DevilCraft: Chicago Pizza and Beer in Tokyo (and a quick look at the other pizza places)

Last year, I wrote about DevilCraft, a restaurant in Kanda that specializes in craft beer and Chicago-style pizza. Well, I've been back a few times since, with several of my friends, coworkers, and students. I figure it's about time that I show you a few pictures.
The restaurant takes up three tiny floors of a building near Kanda Station. The first floor is a bar, while the second and third floors have restaurant-style tables. I tend to get a Hoegaarden at some point every time I go, and on this particular trip it was my first drink.
A handful of appetizers are available - waffle fries (below), buffalo-style chicken wings, veggies (above), salsa or avocado dip with tortilla chips, and gyoza - in addition to some snacks like nuts and edamame.
The fries are pretty good, especially since waffle fries aren't very common around here. Look closely at the above picture and you'll see all the beer taps in the background.
This is a hand pump, though I've never seen anything advertised as being served from a hand pump. [And then I look at their website as I type up this post, and notice that they do have a beer served from the hand pump.]
So, how's the pizza? Pretty good. Different pizzas give different results. The two most-expensive pizzas (deluxe at 3100 yen and Meatzilla at a whopping 3700 yen) have more fillings and thus come out more Chicago-style-ish. The ones with less variety of toppings/fillings seem to have a bit more tomato sauce instead of more of each topping. Normally I wouldn't mind, but it does make the pizza a bit more runny.

As the only Chicago pizza place in town (as far as I know), it's hard to compare, but the pizza and beer is good, and it's as authentic as you can probably get in Japan.

I've sampled some of the other pizza choices in Japan, so here's a quick rundown.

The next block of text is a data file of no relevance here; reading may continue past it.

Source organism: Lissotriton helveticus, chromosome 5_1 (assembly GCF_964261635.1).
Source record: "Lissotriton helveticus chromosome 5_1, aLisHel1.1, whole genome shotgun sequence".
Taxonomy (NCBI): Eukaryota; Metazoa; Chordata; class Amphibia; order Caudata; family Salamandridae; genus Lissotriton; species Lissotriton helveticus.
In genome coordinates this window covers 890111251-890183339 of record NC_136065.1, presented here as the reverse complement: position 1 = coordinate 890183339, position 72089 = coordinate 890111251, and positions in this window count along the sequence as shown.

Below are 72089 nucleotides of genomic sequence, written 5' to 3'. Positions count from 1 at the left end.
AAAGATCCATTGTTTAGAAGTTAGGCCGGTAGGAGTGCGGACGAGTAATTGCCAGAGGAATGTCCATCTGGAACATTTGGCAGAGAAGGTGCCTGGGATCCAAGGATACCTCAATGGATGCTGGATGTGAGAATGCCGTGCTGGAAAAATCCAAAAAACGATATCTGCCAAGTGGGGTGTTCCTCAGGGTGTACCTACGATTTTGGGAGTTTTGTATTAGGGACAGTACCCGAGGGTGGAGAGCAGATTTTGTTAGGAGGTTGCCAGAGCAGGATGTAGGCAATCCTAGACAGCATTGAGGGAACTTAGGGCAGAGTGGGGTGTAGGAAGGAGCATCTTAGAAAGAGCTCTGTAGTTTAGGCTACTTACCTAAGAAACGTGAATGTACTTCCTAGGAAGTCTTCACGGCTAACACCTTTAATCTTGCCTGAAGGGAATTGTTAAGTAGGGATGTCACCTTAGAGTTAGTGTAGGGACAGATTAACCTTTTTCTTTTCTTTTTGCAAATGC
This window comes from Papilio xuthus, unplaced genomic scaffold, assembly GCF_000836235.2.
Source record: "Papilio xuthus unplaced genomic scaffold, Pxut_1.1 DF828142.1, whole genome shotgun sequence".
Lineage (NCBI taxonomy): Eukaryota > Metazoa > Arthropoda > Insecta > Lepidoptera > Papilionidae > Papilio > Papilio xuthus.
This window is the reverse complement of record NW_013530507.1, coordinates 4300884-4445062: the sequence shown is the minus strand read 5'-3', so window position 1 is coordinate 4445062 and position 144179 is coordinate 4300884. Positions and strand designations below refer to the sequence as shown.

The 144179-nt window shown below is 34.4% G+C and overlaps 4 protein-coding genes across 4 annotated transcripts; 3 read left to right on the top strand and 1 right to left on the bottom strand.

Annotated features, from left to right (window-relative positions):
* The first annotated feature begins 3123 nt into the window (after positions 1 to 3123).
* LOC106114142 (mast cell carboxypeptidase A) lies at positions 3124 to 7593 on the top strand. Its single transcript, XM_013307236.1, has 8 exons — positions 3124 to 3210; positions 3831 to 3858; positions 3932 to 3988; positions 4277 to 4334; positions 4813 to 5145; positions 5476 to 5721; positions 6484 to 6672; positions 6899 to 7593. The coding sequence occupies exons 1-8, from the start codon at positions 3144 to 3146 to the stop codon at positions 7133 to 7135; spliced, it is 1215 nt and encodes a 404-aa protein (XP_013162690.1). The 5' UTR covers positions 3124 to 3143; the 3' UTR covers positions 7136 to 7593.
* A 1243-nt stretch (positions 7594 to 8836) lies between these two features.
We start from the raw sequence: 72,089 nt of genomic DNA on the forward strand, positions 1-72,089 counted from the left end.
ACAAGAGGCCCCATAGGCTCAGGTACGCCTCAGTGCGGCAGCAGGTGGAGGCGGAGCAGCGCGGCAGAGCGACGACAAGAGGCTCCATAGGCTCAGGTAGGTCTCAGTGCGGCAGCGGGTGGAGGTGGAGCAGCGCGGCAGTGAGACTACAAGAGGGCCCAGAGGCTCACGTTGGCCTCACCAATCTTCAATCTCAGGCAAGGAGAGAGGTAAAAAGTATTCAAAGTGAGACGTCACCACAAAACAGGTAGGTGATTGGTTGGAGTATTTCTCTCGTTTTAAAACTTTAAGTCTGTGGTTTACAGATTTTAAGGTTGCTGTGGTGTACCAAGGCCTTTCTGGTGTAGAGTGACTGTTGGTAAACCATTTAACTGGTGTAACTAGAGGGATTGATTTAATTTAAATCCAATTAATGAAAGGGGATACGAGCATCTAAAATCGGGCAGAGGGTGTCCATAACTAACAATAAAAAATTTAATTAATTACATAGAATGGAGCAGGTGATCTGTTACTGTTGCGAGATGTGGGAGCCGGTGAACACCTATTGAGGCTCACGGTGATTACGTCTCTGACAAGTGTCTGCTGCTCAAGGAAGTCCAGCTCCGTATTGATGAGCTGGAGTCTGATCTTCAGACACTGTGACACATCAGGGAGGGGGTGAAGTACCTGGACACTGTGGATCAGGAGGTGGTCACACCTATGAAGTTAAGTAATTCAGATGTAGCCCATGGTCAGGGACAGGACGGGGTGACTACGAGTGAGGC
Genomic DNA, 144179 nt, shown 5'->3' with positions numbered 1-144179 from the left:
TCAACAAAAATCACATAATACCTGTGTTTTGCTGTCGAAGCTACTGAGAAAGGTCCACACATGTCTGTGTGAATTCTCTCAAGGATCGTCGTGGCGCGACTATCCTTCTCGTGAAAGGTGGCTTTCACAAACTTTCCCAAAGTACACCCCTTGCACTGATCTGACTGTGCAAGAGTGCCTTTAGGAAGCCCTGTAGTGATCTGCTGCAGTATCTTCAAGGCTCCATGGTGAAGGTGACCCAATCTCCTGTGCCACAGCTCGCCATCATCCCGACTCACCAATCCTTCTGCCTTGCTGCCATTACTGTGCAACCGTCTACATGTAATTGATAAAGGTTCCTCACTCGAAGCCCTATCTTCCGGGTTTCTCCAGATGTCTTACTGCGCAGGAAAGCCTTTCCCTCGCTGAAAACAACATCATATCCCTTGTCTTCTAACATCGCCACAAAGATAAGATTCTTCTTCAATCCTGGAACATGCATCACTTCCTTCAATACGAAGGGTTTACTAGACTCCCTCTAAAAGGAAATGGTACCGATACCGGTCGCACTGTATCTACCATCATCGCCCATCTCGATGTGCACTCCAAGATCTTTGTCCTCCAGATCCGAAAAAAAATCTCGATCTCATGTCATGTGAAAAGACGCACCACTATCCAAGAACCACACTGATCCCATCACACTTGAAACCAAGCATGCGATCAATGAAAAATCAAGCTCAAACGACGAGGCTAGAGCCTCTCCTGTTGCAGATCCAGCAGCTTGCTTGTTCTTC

Pizza-La is a major chain here, just like Domino's and Pizza Hut in America. They serve unique pizza by American tastes, with toppings including corn and mayonnaise appearing randomly among the offerings (even on a "meat" pizza I picked up once). Japanese pizza is generally served on thin crust and the toppings are exotic by American standards.

Domino's Pizza has established itself here in Japan, and they serve fairly standard pizza. The only crust I've tried is the thinner Japanese-style crust, and the pizza didn't have very much flavor. Like Pizza-La, Domino's uses different ingredients from what one might find on an American pizza.

The other big delivery company is Pizza Hut, also transplanted from the US. They, too, offer pizzas with strange toppings, and their frequent fliers in my mailbox advertise their "Four" pizzas, with four different sets of toppings for each person in the family or group. They are quite strange combinations, and many of them come drizzled with mayonnaise. But they do offer a few pizzas similar to US style pizzas, and their pan pizza crust has pretty good flavor. They have filled-crust pizzas, with cheese or sausage, though I haven't tried those. The meat lover's pizza I've had a few times has a lot of toppings and is delicious!

Keep in mind that Japanese pizza sizes are much smaller. I'd eat 2-3 pan pizza slices and be happy in America, but it takes half a medium pizza to keep me satisfied here.

Sbarro offers authentic (at least, as authentic as Sbarro is in America) New York style pizza in Shibuya (and probably a few other places). The slices are a bit expensive but are larger - two slices are certainly enough for me here. They had Chicago style pizza slices the last few times I went as well, though they aren't really as thick as Chicago pizza is supposed to be.

As before, I'm always looking for more pizza places to try, so shoot your suggestions my way via comment or email!

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